Celebrity Clipping from Boston Sunday Post, Sun, Feb 25, 1917.

Clipped from US, Massachusetts, Boston, Boston Sunday Post, February 25, 1917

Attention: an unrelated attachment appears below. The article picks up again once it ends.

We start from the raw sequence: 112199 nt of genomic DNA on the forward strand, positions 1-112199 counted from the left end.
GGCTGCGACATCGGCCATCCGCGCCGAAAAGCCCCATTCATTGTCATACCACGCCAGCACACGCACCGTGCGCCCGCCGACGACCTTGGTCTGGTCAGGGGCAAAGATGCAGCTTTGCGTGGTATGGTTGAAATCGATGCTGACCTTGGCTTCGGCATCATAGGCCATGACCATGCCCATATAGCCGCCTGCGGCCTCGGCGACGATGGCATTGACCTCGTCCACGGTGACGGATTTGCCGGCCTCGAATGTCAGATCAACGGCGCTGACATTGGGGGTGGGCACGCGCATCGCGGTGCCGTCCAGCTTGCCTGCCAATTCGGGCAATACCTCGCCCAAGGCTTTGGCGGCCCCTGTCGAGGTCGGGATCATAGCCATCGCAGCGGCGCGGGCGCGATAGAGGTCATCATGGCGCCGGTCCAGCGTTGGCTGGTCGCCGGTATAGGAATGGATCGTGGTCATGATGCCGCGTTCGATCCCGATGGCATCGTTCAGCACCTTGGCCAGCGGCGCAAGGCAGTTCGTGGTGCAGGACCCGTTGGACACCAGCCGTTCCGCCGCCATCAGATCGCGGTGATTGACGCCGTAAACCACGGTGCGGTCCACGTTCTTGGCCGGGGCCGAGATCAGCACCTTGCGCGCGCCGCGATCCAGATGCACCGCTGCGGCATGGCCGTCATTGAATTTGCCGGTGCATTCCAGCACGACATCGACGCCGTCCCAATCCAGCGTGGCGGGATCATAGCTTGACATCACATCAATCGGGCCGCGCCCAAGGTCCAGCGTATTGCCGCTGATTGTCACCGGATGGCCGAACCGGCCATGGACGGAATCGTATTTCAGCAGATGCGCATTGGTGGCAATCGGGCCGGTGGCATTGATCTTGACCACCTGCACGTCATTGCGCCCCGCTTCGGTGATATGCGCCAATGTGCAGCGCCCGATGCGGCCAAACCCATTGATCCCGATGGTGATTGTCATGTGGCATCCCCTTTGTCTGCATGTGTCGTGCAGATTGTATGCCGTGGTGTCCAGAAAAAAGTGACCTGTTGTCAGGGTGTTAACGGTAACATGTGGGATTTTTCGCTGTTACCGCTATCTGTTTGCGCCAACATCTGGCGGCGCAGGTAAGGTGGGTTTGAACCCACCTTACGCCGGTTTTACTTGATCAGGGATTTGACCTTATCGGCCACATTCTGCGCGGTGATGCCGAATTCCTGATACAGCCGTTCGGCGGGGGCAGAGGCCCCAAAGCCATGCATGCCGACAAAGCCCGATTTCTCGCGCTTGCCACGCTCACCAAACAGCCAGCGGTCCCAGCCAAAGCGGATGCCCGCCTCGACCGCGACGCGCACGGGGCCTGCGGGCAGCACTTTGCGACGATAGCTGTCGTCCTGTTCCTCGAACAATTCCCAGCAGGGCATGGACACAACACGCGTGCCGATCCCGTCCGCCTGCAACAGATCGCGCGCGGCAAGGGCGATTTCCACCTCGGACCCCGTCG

Hhave come since out of business. Hej laughed. In his laugh there is something uncommonly contagious, some-hasthing that says, “Drop your guard,and forget your business and let’s have a good time. “The third,” hewent on, “was Giuhni, a great singer, and nearly as bad an actor as JohnMcCormack 1CONCERT VERSUS OPERAAUniday’lettcnotscr\sent“1rcacLabpan to t ter labl“ !At that I asked him which he preferred, the stage or the concert hall.“Oh, concerts, a hundred times,” he replied. ! has“Why?” I lish“Well, for one thing, because when and you sing a role you are tirst of all t he dutiful servant of the conductor down there in the orchestra pit. When it’s a great conductor you don't mind, and you are sure to learn something.But most of the time it is not a great conductor, and then you get ‘roasted’ by the newspapers, not only for your own faults, but for his.”It certainly didn’t seem so good, from that point of view.He added that Dr. Muck was the greatest conductor lie had sung under.“1 on,cts,enoanwhimaieffcandg uahewhsini— •“f was afraid of him,” he said. “1 gotextasked people beforehand what kind of a man and a musician lie was. They abc said, ‘He is a gentleman and he knows ! tun good singing If you sing well you'H ! isfind yourself in delightful company.’“And it all came true,” he added, with a twinkle in his eye.Well, Dr. Muck was not the only great conductor to approve of McCormack. When he sang in “Don Giovanni” at the Boston Opera House Mr.Felix Weingartner, no inexperienced musician, wanted to kidnap Mr. McCormack and take him to Germany to sing Mozart.Yet Mr. McCormack has sung in opera a good deal, and with a number ofthe most distinguished singers of the day. But the theatre had few illusions for him. “Once I was singing with Nellie Melba, and was dying beautifully, if I do say it, as Romeo. Then what should she do but fall down and land on my instep and say, “Tableau.’Not for mine. ‘To the hot place with “tableau,” ’ I said. ‘Get off me foot.’And then there was John Forsell. Uponmy word, he nearly killed me with his sword when we sang in ‘Don Giovanni* in London. The concert stage is the place for me, and the place, I think, for any artist who wants to do reallygreat and individual things with hisvoice.”His Early CareerdisindencthetostamehatbefnotthereebletrywoHe grew serious. He was talking about his early oareer, and the things that had helped him most in his artistic development. “In the first place,” he said, “understand that there are loads of good voices. I’ve a brother—he’s now a mine-sweeper on the North Sea. He has a beautiful voice, but I think he prefers his job to mine. I recall a fellow in Ireland—his name was Ryan— and he took a low F and a high A-flat. He had a marvellous* voice but he preferred his pitcher of rum. It is brains and purpose and pre-severance that are needed, far more than good voices, of which there are always a plenty.”“I remember when I said 1 wanted to£go to Italy and study. My father said, ‘But John, why go to Italy. Haven't you the beautiful voicg God gave you, and don’t you use it like a lark?’ 1 couldn’t make him see what it meant i to really sing. And indeed, I don’t 1 think I knew myself, except in a gen-i eral way, at that time. 1 don’t believe any man when he starts in knows just how far or in what exact direction he will go. As he goes on he sees farther, and acts according to nature. So I began by singing Irish songs and old-fashioned Italian music. The latter taught me how to use my voice; the former made me acquainted with great music. Few people realize how much there is in the real Irish folk-songs.“Anyhow, I got so I could shig a little bit. But I was fortunate in having some other tips, from people as wise in their way as my Italian teacher was in his. One of them was an old woman, a cook of the college in Sligo. Ireland. I sang there one day, and it all went very well, and lots of peopleTwhofthewhformesor:\ofjussorantofbeeantbythstowiltitlaonsotintknbe;suotlmifo:thlt;gksogr 20C th I . th ha pr wifoheofbeb£dewtliai26tl*complimented me, but. this old woman« • ^ A A t « . A____^ — I \ ^ JIsdlItcame up and said, ‘AH very purty, me lad. and learned indeed, but when you sing why don’t you sing so a body can understand you?” 1 ^Singing in English j ^“Thinking it over, I thought I would m see if I could not learn to sing in my tl own language at least as well and flt; with as much clearness as I tried to h | achieve when I sang for my teacher in h i Italian. I have been trying it ever | tlt; i since, and I’ve done nothing that has i taught me more. I’ll tell you that Eng- j k lish is a beautiful language to sing— awhen you know how.” it1 I could have told Mr. McCormack, In I my turn, that at least a considerable ' ti